University of Nevada, Reno’s online Master of Public Health program can help individuals gain these skills, along with the knowledge and educational background needed to excel in a public health nurse role. Students take courses in subjects such as public health policy, health informatics, epidemiology, and social and behavioral health, preparing them to enter various public health settings.

Public Health Nurse Salary

Public health nurses have the opportunity to work in a rewarding field while earning competitive salaries. While salary ranges for public health professionals differ from other clinical positions, different factors — education level, experience, location — can influence salaries.

According to September 2020 data from PayScale, public health nurses earn a median annual salary of about $59,600.

PayScale reports that public health nurses at the U.S. Department of Public Health reported the highest salaries, and those with more experience can earn salaries 13% higher than those in the beginning or middle of their careers. Skills in areas such as pediatrics, health education and case management can also contribute to higher salaries for public health nurses.

Build an Advanced Career in Public Health Nursing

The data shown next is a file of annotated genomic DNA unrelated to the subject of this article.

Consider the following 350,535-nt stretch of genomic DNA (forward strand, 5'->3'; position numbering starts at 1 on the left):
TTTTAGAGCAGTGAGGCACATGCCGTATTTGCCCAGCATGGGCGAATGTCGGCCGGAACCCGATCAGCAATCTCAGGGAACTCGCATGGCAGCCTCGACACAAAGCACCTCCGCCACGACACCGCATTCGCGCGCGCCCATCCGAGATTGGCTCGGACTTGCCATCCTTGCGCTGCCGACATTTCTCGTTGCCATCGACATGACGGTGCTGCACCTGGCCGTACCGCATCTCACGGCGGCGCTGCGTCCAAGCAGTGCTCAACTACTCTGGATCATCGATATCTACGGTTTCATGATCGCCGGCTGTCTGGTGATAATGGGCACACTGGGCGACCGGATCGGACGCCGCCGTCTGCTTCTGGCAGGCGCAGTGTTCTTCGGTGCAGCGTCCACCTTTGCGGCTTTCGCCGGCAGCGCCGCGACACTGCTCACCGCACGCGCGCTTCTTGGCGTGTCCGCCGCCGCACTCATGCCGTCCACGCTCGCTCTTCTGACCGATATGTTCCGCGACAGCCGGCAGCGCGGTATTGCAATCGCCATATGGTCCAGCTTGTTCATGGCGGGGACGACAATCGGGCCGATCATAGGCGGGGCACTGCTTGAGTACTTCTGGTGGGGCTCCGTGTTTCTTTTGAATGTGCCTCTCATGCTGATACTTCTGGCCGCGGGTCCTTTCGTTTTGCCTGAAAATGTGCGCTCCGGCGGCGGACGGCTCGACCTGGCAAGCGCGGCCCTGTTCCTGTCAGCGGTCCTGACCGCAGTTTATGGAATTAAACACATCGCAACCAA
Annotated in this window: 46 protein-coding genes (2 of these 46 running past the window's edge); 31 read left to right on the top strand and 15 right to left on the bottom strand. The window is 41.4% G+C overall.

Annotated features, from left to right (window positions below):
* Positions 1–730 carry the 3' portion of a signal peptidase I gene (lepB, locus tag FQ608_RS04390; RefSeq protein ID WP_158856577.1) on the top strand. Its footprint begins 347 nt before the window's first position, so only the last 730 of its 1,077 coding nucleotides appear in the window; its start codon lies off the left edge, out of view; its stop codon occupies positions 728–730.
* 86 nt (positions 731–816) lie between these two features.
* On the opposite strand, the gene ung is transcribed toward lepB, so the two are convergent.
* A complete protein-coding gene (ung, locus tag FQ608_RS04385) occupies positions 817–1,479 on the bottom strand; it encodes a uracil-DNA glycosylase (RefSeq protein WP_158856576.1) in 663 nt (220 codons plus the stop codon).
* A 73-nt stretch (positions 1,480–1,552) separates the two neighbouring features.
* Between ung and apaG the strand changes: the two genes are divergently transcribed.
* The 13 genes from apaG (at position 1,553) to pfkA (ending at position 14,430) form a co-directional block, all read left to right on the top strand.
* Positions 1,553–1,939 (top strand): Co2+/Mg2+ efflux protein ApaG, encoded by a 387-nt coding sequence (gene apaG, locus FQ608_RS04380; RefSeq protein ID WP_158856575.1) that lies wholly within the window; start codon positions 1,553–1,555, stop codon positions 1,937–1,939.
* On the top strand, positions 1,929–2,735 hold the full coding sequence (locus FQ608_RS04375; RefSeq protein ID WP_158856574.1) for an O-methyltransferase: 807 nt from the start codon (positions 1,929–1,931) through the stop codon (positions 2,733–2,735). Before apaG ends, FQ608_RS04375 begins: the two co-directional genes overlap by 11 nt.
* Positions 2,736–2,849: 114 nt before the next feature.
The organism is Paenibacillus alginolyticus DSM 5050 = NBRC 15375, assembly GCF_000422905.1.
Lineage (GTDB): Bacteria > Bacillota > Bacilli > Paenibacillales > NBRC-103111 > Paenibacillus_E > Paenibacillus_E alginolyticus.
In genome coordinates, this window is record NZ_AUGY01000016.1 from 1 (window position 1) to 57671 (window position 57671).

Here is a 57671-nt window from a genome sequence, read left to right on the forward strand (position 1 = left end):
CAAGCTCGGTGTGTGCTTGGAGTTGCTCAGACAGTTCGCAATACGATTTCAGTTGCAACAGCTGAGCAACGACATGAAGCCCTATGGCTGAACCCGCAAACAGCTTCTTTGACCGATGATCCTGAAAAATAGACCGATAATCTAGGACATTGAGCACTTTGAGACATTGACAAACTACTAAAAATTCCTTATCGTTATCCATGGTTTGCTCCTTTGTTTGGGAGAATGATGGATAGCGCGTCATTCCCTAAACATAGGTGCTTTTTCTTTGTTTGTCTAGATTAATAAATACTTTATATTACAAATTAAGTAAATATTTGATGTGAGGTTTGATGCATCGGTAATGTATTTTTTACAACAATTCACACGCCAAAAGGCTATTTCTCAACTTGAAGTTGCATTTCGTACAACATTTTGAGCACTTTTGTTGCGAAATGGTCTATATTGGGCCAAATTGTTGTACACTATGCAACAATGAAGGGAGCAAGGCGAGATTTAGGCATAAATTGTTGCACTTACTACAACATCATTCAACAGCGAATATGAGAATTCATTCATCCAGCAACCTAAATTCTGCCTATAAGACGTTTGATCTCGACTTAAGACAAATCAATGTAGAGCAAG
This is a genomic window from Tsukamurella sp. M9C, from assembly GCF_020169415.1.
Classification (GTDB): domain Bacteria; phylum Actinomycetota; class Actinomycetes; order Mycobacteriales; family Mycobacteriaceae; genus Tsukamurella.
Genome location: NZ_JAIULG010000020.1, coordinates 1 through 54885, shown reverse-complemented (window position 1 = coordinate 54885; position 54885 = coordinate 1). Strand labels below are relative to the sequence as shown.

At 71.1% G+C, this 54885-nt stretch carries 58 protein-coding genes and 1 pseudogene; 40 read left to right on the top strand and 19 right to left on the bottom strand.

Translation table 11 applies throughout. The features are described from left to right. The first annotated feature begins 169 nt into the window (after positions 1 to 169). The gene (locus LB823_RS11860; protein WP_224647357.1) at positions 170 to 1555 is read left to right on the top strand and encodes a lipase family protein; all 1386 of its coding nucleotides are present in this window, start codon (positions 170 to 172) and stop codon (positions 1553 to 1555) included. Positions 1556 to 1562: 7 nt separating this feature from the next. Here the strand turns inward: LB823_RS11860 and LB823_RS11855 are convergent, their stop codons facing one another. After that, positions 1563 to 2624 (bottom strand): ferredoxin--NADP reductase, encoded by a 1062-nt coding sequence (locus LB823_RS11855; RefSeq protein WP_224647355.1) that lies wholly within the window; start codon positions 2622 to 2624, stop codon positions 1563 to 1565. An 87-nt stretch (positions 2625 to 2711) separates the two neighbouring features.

University of Nevada, Reno’s online Master of Public Health program is designed to prepare students for rewarding careers in their chosen field. Guided by a comprehensive curriculum, students develop research-based knowledge of public health, policy, and practice. Whether you’re interested in working with a government entity, a nonprofit organization or an educational institution, you’ll have the skills to make an impact in your community.

Learning more about how the University’s online Master of Public Health degree can help you reach your career goals.

 

Recommended Readings

Public Health Policy: Problems and Solutions

Understanding Public Health Jobs

What Can You Learn from a Public Health Internship?

 

Sources:

American Association of Colleges of Nursing, Certification for Public Health Nursing

American Nurses Association, Public Health Nursing

American Public Health Association, Public Health Nursing

Association of Public Health Nurses, What Is a PHN?

PayScale, Average Public Health Nurse Hourly Pay

Quad Council Coalition, Community/Public Health Nursing (C/PHN) Competencies